4.2. Surrogate model: which moduli for bone and keratin are ‘the best’?

The surrogate model in figure 4 shows the highest peak VM stress on the four selected regions for every modulus of bone and keratin (figure 2). This peak VM stress is an important value to obtain the SF (equation (2.1)). We will first explore the influence of the keratin modulus on this peak VM stress. Therefore, the bone modulus is fixed at 7.5 GPa and the keratin modulus is changed. The peak VM stress is recorded at four different regions (indicated as A, B and C on figure 2) and are shown in figure 5. As an example, the FE models for this bone modulus of 7.5 GPa and for keratin moduli of 0.5, 1.6 and 6.5 GPa are presented in figure 7.

On the bottom view of figure 7, differences between the different models for the maximum VM stress close to the bite point (C in figure 2) are barely visible. This behaviour can also be seen in figure 5, represented by an almost horizontal, black dashed line.

The peak VM stresses posterior right and left on the nasal bone (A in figure 2) also seem to be largely independent of variation in the keratin modulus (both grey lines in figure 5).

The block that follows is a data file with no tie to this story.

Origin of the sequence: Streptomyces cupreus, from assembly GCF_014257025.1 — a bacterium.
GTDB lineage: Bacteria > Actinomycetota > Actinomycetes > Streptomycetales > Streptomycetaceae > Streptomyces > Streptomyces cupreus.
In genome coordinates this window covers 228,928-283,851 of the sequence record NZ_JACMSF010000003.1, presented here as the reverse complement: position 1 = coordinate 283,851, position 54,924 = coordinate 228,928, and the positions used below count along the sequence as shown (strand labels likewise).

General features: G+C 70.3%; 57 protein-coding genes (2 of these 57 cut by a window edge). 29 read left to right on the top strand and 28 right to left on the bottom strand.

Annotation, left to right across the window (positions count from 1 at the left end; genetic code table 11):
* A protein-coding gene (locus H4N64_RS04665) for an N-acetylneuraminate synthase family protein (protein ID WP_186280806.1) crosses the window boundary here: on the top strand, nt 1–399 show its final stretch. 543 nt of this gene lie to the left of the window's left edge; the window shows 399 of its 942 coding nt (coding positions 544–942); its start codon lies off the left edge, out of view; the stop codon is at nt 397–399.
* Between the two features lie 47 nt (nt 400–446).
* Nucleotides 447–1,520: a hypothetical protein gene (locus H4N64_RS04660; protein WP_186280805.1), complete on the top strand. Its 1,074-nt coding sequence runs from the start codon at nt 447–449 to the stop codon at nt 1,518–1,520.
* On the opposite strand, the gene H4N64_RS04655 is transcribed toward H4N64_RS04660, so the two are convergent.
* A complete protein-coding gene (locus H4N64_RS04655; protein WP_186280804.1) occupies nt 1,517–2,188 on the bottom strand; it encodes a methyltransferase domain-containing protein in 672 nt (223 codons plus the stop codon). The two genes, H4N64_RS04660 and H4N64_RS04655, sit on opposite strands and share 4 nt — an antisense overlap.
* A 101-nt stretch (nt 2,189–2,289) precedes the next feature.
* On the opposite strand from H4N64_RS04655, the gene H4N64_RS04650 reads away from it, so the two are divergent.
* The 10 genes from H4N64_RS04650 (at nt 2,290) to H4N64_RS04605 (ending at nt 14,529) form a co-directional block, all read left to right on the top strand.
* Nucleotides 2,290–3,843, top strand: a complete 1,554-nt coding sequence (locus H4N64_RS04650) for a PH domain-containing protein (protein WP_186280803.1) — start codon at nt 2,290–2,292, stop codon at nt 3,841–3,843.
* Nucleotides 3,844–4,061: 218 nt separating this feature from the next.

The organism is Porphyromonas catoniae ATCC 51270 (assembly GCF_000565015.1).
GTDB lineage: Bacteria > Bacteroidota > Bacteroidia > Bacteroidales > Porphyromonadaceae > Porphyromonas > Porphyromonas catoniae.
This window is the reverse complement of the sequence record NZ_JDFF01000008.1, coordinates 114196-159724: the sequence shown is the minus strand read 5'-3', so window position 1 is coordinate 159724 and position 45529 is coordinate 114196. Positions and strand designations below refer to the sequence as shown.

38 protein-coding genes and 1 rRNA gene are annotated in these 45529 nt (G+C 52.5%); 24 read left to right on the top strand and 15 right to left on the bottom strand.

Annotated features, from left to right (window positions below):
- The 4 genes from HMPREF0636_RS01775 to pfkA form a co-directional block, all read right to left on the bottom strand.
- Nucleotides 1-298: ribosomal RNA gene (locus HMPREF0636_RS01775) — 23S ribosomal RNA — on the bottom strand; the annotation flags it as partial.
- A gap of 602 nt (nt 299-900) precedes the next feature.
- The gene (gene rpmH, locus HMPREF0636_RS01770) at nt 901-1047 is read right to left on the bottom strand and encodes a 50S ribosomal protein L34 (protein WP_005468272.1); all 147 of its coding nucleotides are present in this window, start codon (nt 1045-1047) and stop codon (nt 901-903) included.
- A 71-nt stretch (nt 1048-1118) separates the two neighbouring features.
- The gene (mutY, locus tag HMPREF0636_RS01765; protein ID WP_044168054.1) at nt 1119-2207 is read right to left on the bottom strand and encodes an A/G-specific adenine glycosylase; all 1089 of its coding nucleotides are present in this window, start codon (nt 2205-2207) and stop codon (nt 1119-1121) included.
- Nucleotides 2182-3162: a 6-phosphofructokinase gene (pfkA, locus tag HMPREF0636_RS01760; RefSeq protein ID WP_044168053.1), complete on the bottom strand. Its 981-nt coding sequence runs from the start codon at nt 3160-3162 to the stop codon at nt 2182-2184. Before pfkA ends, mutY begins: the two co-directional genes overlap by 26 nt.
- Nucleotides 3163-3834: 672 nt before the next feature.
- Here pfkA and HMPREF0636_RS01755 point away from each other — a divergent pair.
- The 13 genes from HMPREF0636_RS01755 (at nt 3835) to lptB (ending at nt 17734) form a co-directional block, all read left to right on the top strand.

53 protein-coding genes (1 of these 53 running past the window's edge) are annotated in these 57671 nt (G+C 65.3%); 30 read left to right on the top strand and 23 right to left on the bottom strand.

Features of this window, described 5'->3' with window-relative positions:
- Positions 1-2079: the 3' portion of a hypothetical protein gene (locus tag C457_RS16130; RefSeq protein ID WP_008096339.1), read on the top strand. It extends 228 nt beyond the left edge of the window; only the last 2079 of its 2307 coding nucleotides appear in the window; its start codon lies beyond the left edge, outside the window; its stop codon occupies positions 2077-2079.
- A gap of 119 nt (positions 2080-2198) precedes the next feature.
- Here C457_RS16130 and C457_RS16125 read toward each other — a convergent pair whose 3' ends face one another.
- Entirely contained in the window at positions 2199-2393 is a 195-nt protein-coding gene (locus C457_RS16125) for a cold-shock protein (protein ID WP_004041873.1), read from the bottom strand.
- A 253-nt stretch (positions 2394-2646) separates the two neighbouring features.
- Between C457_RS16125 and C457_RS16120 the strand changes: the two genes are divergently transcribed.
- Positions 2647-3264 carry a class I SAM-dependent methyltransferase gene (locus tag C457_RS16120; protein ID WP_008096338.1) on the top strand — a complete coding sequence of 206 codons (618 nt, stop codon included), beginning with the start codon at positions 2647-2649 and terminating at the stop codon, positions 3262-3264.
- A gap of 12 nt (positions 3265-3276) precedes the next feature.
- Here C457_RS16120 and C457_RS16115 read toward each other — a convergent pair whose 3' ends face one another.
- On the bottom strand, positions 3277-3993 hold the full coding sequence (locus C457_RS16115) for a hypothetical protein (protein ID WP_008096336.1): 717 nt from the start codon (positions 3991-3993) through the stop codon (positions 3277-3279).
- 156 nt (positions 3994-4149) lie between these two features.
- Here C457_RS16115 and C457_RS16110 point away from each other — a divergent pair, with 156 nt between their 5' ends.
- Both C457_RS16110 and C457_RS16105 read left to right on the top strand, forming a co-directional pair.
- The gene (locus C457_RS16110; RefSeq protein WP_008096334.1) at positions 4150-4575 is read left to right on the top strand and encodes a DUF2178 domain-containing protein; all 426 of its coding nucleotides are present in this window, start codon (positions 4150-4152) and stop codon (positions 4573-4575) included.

On the top view of figure 7, however, one can see a large variation in stress for the three models. A smaller elastic modulus for keratin will result in a higher peak stress on top of the upper beak and vice versa. This relationship is also visible upon inspection of the black line in figure 5. In addition, the FE models show a shift of the position of the peak stress region. Indeed, increasing the keratin modulus (e.g. from 1.6 to 6.5 GPa) will shift the peak stress on top of the upper beak from the tip more to the centre of the beak. In general, for all recorded locations, one can see a rapid increase in peak VM stress for keratin moduli smaller than 1 GPa (black line in figure 5) and an almost flat relation for moduli larger than 1.7 GPa (dotted and grey lines in figure 5). On the other hand, increasing the modulus of keratin probably has an effect on its density [30], which introduces a limiting factor for high keratin moduli. For a bone modulus of 7.5 GPa, a keratin modulus of approximately 1.3 GPa appears to be optimal if we assume a requirement of a minimal peak VM. It is clear that the value of the keratin modulus has an impact on the VM stress detected at the level of the bony core, indicating the importance of selecting proper material properties in a multi-component FE model. The results also emphasize the biological role of keratin in complex multi-layered structures such as bird beaks. Indeed, the resulting bite force of the three FE case studies differs slightly in magnitude and orientation. A stiffer keratin modulus results in a smaller bite force. More interestingly, the direction of the bite force is more perpendicular to the biting surface for stiffer keratin. As a consequence, shear forces are kept minimal.